First, what does *Qualifying Person* mean?  According to the IRS, a qualifying person is: Continue reading

Charitable Contributions Under the Magnifying Glass

Uncle Sam Arm holding Magnifying GlassOrganizations That Qualify To Receive Deductible Contributions

Many of us have our favorite charities that we know and have contributed to in the past.  However, not every charitable contribution is deductible – specifically – those contributions made to individuals.

Please refer to the IRS Publication 526 to get filing guidelines for tax year 2013.  They cover just about everything and include: Organizations That Qualify To Receive Deductible Contributions, Contributions You Can Deduct, Contributions You Cannot Deduct, Contributions of Property, When To Deduct, Limits on Deductions, Records To Keep, and How To Report.

A few posts back we discussed charitable contributions in Part I and Part II on Substantiating Tax Deductions for Charitable Contributions.  According to the IRS, for 2013, you may have to reduce the total amount of certain itemized deductions, including charitable contributions, if your adjusted gross income is more than:

  • $150,000 if married filing separately,
  • $250,000 if single,
  • $275,000 if head of household, or
  • $300,000 if married filing jointly or qualifying widow(er).

They also discuss Disaster relief.

“You can deduct contributions for flood relief, hurricane relief, or other disaster relief to a qualified organization (defined under Contributions) Organizations That Qualify To Receive Deductible . However, you cannot deduct contributions earmarked for relief of a particular individual or family.”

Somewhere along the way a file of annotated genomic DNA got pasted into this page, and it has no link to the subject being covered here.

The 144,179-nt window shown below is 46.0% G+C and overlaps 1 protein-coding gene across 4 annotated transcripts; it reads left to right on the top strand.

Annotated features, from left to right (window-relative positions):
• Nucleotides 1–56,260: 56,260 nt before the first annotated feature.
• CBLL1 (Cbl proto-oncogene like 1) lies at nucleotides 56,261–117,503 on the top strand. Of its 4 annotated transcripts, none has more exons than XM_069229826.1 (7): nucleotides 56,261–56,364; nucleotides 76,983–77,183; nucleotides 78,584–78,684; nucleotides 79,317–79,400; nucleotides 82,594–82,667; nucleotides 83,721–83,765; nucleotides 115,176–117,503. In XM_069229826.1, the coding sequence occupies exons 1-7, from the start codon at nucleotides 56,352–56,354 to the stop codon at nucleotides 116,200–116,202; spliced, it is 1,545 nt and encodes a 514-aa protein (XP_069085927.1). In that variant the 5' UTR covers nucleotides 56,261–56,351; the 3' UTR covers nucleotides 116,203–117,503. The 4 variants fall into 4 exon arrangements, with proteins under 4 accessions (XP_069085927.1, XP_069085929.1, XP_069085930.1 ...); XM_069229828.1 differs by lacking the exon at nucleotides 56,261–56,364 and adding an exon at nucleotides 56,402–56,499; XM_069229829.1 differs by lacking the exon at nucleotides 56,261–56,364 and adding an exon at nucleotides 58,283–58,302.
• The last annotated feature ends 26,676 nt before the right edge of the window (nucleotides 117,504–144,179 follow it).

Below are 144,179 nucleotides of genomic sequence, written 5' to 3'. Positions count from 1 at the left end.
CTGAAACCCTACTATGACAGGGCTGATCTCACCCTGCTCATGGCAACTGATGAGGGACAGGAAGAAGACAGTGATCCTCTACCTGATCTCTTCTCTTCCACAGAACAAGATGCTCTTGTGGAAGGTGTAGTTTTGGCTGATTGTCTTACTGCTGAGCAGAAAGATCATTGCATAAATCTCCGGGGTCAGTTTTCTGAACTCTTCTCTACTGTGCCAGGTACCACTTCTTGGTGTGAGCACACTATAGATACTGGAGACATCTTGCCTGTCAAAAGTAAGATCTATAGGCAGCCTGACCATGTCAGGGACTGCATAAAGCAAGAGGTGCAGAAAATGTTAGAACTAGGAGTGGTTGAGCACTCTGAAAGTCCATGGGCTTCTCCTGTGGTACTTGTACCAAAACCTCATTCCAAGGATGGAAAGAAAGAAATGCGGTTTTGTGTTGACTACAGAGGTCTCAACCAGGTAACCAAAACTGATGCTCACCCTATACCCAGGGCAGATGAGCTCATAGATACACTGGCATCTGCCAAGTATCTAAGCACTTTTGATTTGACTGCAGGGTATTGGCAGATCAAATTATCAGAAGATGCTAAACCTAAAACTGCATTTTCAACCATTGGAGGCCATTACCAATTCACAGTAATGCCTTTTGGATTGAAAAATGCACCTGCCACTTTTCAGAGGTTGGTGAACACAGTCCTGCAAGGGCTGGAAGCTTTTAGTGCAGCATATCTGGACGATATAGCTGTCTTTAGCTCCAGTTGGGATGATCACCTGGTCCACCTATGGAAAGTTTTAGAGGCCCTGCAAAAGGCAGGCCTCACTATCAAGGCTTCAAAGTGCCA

How to check whether an organization can receive deductible charitable contributions. You can ask any organization whether it is a qualified organization, and most will be able to tell you. Or go to IRS.gov. Click on “Tools” and then on “Exempt Organizations Select Check”  (www.irs.gov/Charities&NonProfits/ExemptOrganizationsSelectCheck).

This online tool will enable you to search for qualified organizations. You can also call the IRS to find out if an organization is qualified. Call 1-877-829-5500. People who are deaf, hard of hearing, or have a speech disability and who have access to TTY/TDD equipment can call 1-800-829-4059. Deaf or hard of hearing individuals can also contact the IRS through relay services such as the Federal Relay Service at www.gsa.gov/fedrelay.

The IRS has a tool that you can use to check charitable organizations.  http://www.irs.gov/Charities-&-Non-Profits/Exempt-Organizations-Select-Check

 

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http://us-taxlaws.com/wp-content/uploads/2014/03/IRS-Publicatim-526-Charitable-Contributions.pdf

Tips for Taxpayers, Victims about Identity Theft and Tax Returns

Larger IRSIdentity theft remains a top priority for the Internal Revenue Service in 2014

IRS YouTube Videos
ID Theft: IRS Efforts on Identity Theft

FS-2014-2, January 2014

Identity theft remains a top priority for the Internal Revenue Service in 2014. Identity theft is one of the fastest growing crimes nationwide, and refund fraud caused by identity theft is one of the biggest challenges facing the IRS. This year, the IRS continues to take new steps and strong actions to protect taxpayers and help victims of identity theft and refund fraud.

CAUTION IDENTITY THEFT ALERTStopping refund fraud related to identity theft is a top priority for the tax agency. The IRS is focused on preventing, detecting and resolving identity theft cases as soon as possible.

The IRS has more than 3,000 employees working on identity theft cases. We have trained more than 35,000 employees who work with taxpayers to recognize and provide assistance when identity theft occurs.

Taxpayers can encounter identity theft involving their tax returns in several ways. One instance is where identity thieves try filing fraudulent refund claims using another person’s identifying information, which has been stolen. Innocent taxpayers are victimized because their refunds are delayed.

Here are some tips to protect you from becoming a victim, and steps to take if you think someone may have filed a tax return using your name: Continue reading

IRS Combats Identity Theft and Refund Fraud on Many Fronts